wake in fright

is wake in fright the best contemporary australian film? i would imagine that for most people of my generation the film was more or less unknown to them, given the loss of the film itself, the refurbishments, the re-release. coupled with the fact that nobody ever watched the thing over here when it was released, and anywhere else in the world, watched an edited version of it, can we creatively read the film as a contemporary film? i think that we and the film benefit from such an approach. setting aside the questions of what has or hasn’t changed, how site-specific it is or was, i think it works better to read it newly. benjamin suggests that language is offered up to language as such and linguistic works flower eternally and intensively, and translation offers us this hope in tuning the ear to variant modes of intention (gross bending and mnemonic riffing). i don’t know what films are made for. money, i guess, but if we take this film as being good for a collective consciousness, then i think this film is good for us now, we are ready for it. and in reading the film, we translate it. the scenes and the imagery that were a kind of brutal realism in the seventies, the girl at the reception of the hotel for example, are now, in their most accurate and appropriate flowering, our own almodóvar imagery. almodóvar (talk to her, women on the edge of a nervous breakdown, etc) has an amazing ability to reimagine spain, both the remembered kind and the currently existing varieities, through a rich, lense informed by camp/punk aesthetics, as well as the old american comedies that he grew up loving. watch the stylised reception scene at the beginning of women on the verge, and then the offputting, (un)erotic scenes with the jar of water and the fan in wake in fright, and we realised that we have reached the time of our own generation in australian film. most other australian films of our time might as well be beer commercials. there are more things to say about this film, but the most important and obvious thing is that it is our film (generationally).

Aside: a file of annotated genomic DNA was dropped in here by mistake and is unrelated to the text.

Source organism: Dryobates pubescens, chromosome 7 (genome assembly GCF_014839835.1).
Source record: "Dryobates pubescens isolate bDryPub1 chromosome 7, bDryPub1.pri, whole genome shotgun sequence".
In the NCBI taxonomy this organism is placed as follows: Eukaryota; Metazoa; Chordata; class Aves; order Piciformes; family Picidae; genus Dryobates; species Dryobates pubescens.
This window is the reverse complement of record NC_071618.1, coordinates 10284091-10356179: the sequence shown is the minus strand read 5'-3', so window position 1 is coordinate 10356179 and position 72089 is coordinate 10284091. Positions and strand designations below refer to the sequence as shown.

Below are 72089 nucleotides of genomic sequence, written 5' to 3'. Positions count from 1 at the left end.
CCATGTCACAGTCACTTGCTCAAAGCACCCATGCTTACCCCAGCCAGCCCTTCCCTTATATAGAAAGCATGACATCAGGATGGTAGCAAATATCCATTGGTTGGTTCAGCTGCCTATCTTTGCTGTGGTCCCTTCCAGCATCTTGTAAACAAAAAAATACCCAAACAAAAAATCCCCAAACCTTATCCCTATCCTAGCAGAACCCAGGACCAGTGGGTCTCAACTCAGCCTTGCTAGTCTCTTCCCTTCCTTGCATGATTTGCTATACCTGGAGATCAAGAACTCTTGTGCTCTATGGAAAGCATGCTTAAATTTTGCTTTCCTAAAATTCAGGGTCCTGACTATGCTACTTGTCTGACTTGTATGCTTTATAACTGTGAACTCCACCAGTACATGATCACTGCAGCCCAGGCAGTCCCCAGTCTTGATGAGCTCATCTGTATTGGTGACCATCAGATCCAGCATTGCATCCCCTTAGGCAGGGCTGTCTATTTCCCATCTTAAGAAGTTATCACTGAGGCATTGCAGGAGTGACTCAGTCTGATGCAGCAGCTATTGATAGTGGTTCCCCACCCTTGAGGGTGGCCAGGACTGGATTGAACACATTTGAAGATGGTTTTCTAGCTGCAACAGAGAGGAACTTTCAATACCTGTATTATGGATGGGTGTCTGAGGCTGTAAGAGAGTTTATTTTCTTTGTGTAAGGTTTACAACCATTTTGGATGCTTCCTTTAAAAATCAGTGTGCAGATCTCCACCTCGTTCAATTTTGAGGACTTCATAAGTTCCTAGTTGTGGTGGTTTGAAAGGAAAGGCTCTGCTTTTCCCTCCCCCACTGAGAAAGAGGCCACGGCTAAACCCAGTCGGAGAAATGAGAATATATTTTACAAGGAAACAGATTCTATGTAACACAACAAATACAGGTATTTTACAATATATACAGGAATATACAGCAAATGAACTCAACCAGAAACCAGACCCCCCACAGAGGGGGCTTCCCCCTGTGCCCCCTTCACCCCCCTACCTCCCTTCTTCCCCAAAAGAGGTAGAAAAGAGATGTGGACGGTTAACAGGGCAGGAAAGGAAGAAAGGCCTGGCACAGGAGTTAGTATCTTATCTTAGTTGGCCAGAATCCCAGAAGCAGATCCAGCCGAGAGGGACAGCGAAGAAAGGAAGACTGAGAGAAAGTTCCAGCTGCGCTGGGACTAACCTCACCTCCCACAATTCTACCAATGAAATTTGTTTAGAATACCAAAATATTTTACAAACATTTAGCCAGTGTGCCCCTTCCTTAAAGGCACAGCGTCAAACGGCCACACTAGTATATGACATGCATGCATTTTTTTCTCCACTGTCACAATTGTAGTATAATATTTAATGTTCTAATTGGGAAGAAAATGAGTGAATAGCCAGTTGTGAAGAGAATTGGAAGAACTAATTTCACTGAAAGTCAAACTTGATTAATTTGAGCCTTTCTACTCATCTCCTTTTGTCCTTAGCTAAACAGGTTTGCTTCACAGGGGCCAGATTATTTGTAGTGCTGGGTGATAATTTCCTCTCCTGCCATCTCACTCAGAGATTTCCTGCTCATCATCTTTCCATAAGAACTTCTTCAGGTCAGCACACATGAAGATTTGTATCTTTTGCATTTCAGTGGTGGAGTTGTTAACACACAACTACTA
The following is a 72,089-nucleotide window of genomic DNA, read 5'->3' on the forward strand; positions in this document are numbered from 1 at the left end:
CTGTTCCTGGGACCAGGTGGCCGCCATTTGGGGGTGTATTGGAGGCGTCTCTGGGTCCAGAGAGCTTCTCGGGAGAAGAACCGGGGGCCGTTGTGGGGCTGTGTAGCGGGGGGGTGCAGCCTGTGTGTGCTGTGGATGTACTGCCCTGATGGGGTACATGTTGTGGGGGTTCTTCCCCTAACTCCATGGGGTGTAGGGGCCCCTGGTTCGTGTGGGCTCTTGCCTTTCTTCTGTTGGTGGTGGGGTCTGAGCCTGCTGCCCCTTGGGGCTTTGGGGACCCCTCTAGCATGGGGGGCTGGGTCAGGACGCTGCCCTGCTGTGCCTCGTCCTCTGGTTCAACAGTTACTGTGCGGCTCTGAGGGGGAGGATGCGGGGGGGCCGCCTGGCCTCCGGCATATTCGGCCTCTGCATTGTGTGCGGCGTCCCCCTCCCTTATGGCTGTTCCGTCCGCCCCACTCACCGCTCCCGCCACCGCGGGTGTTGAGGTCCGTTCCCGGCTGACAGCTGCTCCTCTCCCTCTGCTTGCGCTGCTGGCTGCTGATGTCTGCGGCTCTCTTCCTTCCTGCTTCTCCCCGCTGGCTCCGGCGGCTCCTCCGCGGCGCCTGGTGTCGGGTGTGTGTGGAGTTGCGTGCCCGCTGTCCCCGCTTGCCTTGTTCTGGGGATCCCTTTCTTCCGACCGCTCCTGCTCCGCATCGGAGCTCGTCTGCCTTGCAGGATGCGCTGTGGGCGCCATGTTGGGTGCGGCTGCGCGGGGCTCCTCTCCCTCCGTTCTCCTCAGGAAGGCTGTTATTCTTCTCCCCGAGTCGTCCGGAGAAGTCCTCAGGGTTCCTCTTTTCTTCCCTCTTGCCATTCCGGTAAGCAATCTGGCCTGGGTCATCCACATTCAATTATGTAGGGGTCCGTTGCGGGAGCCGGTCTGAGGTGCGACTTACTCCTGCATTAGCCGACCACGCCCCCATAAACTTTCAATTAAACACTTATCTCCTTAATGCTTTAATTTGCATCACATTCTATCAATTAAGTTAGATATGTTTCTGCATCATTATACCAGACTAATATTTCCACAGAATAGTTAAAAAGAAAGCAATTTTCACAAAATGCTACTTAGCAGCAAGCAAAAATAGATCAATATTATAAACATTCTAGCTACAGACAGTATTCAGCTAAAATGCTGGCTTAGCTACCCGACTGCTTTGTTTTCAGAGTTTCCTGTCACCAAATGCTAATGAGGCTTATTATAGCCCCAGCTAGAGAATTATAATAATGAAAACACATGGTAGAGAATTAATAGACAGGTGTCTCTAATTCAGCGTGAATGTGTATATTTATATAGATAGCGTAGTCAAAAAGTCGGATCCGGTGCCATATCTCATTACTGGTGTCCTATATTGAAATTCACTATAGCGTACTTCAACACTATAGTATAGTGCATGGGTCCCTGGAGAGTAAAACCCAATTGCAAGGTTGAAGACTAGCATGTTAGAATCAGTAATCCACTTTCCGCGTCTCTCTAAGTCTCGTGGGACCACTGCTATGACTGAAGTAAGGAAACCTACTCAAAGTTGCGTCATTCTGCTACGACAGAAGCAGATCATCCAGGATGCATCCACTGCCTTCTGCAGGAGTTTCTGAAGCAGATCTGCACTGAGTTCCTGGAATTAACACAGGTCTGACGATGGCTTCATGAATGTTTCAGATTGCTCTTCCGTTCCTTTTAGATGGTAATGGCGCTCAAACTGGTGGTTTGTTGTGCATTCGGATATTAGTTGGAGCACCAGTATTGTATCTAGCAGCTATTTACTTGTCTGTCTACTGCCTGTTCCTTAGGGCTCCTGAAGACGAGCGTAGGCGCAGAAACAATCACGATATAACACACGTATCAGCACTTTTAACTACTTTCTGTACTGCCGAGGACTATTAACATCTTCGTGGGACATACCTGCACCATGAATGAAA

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One Response to wake in fright

  1. CRANKY says:

    What’s wrong with beer ads? Any other great icons of Straylya you’d like to trash with uncalled for comparisons to (un)Australian films? Sausages maybe? Climbing Uluru? State of Origin? Dame Edna’s spectacles? The ACTU? Martin Bryant? Mad Max 2? Go back to Francoland you closet piece of Eurotrash you, eat some sauerkraut cwoissonts or whatever it is they eat there.

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